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Sunday, January 25, 2009

Chinese New Year Reunion Dinner 2

*Fast backward, I remembered my 2 grandmothers and my mother were busy at the kitchen preparing for the important meal. There was no gas/electric cookers then. Cooking was done on a specially constructed cooking range of cement and mortar. Firewood or charcaol was used as fuel. Eating was at an elongated oval wooden table that could sit about a dozen people at the dinning room. There were Peranakan food as well as typical Hokkien cuisine. We had ayam curry. Eating chicken meat was a treat then as it was served only on a festival or a celebration. Adults had tea or brandy and the children drank Fromroz aerated water. We had no refrigerator. We bought a block of ice and then knocked it into pieces with a hammer. Pieces of ice was added to the drink to make it cold. Dinner was rather quiet as no one was supposed to talk while eating. After dinner it was different. There were so much noises with adult getting kaki to play mahjong or cards, and children got excited talking about ang pows.

Last night we had Chinese New Year's eve re-union dinner. There was a foreign lady with 2 kids. The two boys are my daughter's God sons. Nevertheless, they had to observed our tradition of wishing the Patriach happy new year. See their postures. We started with 'loh hei', tossing of fish salad and followed by yummy steam boat. Enjoy viewing the video below.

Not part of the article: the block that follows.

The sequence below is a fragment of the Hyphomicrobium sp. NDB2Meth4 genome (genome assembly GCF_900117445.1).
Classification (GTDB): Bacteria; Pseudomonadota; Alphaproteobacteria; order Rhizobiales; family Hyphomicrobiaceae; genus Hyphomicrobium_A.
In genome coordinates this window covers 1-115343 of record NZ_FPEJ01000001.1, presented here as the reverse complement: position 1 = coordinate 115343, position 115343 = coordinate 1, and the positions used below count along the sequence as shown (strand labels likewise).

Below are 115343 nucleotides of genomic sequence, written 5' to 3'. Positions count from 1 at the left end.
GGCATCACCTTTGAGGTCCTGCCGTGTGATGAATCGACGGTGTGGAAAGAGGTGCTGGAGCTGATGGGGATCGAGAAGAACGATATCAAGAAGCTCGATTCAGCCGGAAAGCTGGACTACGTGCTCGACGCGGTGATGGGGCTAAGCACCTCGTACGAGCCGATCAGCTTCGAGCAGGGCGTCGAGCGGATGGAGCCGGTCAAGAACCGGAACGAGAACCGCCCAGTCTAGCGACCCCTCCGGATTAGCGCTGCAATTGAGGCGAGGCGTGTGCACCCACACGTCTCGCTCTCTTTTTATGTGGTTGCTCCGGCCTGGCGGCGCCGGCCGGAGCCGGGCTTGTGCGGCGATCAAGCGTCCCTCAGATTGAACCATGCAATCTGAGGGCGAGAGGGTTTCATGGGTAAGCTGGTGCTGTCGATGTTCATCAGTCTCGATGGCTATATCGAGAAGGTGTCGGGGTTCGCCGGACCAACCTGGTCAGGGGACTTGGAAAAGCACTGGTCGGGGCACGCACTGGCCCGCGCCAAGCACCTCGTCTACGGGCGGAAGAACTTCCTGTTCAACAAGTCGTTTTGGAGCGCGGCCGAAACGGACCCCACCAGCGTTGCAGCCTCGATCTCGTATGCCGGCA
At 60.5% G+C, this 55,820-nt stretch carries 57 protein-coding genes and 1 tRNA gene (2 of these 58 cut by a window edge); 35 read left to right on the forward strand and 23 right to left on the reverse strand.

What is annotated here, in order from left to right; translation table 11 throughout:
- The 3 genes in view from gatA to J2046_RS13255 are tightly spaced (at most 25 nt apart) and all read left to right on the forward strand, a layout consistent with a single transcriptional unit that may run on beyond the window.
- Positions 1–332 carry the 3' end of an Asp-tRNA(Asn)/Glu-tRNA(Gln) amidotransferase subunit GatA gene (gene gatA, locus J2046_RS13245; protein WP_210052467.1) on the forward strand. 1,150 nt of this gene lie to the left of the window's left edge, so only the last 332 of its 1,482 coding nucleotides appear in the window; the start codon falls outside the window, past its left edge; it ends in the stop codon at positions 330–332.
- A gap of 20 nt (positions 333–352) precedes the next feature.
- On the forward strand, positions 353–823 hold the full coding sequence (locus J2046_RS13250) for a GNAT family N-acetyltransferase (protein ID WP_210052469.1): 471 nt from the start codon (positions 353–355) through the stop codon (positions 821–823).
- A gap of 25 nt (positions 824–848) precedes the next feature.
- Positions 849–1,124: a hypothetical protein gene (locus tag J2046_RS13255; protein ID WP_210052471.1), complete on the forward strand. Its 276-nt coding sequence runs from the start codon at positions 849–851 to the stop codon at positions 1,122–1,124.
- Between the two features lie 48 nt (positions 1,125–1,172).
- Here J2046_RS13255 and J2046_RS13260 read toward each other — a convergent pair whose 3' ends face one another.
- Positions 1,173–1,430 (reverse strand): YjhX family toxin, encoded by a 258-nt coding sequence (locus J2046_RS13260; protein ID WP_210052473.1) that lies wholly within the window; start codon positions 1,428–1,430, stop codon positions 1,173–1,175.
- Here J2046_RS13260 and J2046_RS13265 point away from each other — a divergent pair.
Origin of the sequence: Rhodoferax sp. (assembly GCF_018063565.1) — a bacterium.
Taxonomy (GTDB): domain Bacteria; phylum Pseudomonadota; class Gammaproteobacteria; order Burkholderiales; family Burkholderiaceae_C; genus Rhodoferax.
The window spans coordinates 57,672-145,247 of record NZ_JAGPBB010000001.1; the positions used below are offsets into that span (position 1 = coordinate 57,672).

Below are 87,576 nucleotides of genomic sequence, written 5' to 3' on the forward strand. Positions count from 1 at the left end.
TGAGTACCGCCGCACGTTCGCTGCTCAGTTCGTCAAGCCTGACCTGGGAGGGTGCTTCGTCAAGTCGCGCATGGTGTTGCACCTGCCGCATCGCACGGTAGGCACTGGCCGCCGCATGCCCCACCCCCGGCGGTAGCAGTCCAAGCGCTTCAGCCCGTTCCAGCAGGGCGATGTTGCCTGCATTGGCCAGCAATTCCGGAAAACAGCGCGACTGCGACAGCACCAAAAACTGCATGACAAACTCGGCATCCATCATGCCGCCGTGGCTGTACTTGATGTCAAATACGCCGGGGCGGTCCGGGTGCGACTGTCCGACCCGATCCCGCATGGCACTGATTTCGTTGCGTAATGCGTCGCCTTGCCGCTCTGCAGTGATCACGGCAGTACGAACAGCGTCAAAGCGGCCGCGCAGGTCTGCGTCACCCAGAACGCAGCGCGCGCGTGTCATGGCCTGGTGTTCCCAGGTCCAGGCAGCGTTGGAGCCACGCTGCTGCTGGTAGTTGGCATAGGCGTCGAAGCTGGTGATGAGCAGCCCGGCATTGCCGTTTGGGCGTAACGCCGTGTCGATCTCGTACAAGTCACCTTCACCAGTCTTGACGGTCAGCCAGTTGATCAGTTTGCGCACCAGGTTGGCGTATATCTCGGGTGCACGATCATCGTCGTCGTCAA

A very close friend who seldom missed our family gathering

My two daughters 'pai nien'. She observed the tradition of kneeling.

Lo Hei!


We had steam boat for a change

Kids and maids at another table


Ivan Chew said...

Looks like a very happy family dinner, Philip. :)

PChew said...

yes, I am blessed and I try to pass on the family values to my children. We have gatherings at an average of one and a half times a month. We celebrated the birthdays of 9 adults and 5 children, Chinese New Year 4 times and Christmas once a year. We have 3 venues for the gathering. They are at Salam Walk, Island View and Marine Terrace. If my eldest son and his family of 4 were living Singapore, the gatherings wouild be twice a month. The most important thing is that the sibblings must get together often. That depends on the patriarch of the houselhold to get them together. I pray that my children would continue with the tradition when I am gone.